Betty Koffler, former editor of the South Hills Record, the Server
Elizabeth L. “Betty” Koffler, of Brookline, who edited the South Hills Record from 1964 to 1982, had a life filled with small adventures.
Virginia Leas, of Whitehall, a friend from Mrs. Koffler's youth in Overbrook, recalled her adventurous nature and remembered their exploring an Overbrook creek or visiting the county morgue when they were girls. Mrs. Koffler had a unique adolescence since the basement of her home was a “teen canteen” in the 1940s that was once featured in an article in Roto Magazine in the Pittsburgh Press.
Mrs. Koffler,77, died of breast cancer June 6 at ManorCare Health Services in Green Tree.
Mrs. Koffler's parents, Coy and Kathryn Harrison started the “teen canteen” after they bought some secondhand booths with $800 they had been planning to spend on a vacation. They added a Coke machine, ping pong table, record player and player piano to rooms in their home and invited area youth to come and dance and talk, her brother, Paul Harrison, of North Hills, said.
The teens referred to the basement as “Harrison's.”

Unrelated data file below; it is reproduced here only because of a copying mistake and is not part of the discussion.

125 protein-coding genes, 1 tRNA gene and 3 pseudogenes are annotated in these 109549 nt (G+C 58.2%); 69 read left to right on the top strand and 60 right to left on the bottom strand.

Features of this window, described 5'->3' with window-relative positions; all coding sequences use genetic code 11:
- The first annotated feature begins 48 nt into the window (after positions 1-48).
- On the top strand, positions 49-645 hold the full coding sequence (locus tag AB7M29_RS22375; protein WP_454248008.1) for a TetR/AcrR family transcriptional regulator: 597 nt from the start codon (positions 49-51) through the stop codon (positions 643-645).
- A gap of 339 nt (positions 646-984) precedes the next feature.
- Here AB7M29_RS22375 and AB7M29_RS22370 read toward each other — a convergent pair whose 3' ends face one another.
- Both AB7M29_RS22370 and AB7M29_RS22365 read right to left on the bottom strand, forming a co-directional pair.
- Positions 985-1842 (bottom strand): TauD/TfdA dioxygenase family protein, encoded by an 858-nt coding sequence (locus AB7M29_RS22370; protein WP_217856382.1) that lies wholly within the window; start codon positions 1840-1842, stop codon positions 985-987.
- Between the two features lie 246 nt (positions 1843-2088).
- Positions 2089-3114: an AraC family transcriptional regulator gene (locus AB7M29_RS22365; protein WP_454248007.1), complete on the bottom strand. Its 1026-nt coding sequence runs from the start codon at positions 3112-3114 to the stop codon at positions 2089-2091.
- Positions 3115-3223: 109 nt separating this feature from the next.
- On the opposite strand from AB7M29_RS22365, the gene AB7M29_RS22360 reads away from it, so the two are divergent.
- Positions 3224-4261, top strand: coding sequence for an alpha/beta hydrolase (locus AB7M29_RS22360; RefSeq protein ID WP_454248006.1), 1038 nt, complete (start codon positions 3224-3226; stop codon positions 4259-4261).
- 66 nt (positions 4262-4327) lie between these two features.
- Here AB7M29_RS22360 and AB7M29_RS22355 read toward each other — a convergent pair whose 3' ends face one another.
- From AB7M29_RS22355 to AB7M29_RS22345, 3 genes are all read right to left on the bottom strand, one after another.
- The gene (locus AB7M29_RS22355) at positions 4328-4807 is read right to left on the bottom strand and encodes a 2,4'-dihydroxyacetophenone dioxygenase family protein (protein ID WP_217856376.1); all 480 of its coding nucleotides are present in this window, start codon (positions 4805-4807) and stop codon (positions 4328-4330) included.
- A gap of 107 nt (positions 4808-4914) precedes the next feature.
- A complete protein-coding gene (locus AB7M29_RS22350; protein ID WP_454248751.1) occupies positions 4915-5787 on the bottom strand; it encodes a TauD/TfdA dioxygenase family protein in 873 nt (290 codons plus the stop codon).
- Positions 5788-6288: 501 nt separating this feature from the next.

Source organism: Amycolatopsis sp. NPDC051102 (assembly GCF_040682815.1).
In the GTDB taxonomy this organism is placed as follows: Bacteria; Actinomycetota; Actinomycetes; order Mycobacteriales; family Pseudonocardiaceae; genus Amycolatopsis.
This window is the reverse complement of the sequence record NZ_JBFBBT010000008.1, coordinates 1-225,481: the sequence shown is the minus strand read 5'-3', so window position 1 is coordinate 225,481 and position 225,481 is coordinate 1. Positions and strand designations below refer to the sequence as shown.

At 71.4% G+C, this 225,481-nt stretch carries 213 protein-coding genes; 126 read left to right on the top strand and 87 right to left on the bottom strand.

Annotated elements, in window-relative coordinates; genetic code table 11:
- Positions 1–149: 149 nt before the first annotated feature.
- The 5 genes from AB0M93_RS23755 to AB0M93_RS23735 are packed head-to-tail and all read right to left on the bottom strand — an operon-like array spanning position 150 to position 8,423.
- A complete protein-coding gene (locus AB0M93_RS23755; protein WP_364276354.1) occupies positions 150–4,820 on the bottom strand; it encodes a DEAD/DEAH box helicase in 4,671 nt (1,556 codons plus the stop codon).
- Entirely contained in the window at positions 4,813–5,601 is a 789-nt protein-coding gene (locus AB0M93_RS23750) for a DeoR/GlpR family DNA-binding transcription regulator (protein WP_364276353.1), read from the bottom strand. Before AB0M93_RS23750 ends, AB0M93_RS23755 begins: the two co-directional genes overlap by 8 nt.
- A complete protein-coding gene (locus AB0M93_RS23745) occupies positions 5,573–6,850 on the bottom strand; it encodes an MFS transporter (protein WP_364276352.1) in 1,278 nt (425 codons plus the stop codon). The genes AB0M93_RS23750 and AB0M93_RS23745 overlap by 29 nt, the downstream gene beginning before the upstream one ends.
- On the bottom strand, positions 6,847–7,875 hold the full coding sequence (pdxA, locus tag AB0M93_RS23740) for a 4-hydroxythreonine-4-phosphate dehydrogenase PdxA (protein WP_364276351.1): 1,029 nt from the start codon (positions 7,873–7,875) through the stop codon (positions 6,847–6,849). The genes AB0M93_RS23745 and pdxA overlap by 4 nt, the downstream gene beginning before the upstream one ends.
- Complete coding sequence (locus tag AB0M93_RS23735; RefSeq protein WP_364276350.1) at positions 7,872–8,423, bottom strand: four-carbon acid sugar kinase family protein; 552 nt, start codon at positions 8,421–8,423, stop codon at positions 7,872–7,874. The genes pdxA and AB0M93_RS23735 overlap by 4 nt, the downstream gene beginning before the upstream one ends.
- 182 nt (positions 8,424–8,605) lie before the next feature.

“You'd be surprised how the kids today would accept and could benefit from doing what we did back then,” said Harrison, who talks to Carrick teens occasionally and is director of the Carrick High School Alumni Association.
About 40 or 50 teens attended on a typical night and Mrs. Koffler's mother was chaperone. The teen hang-out closed when the Harrisons moved to Brookline.
Mrs. Koffler married her husband Francis and worked as an operator for Bell Telephone, prior to her South Hills Record job.
Her children remember accompanying her to the council meetings she covered as a reporter and editor.
”I thought they were really boring,” said her daughter, Christine Whyle, of Green Tree, although her mother found them quite interesting.
She and her brother, Martin, who now lives in McKees Rocks, earned popsicle money by helping their mother by stapling flyers or using the addressograph machine.
Although she was proud of her work, Mrs. Koffler frequently chuckled over a typo that once appeared in the weekly newspaper due to hasty proofreading. The reference in the story was supposed to be “councilmatic action.” Instead story had a mention of “councilmaniac action.”
Her next adventure was when she left the South Hills Record to edit the Server, a monthly restaurant trade publication started by Mike Romanus. She worked there for a decade.
“My mother was very unselfish,” her daughter said. “She wrote letters and would do anything for anybody. She spent a lot of time with her family.”
In addition to her daughter, son and brother, Mrs. Koffler is survived by one granddaughter.
There was no viewing, but the family held a celebration of her life at a Millvale restaurant on Sunday, June 12.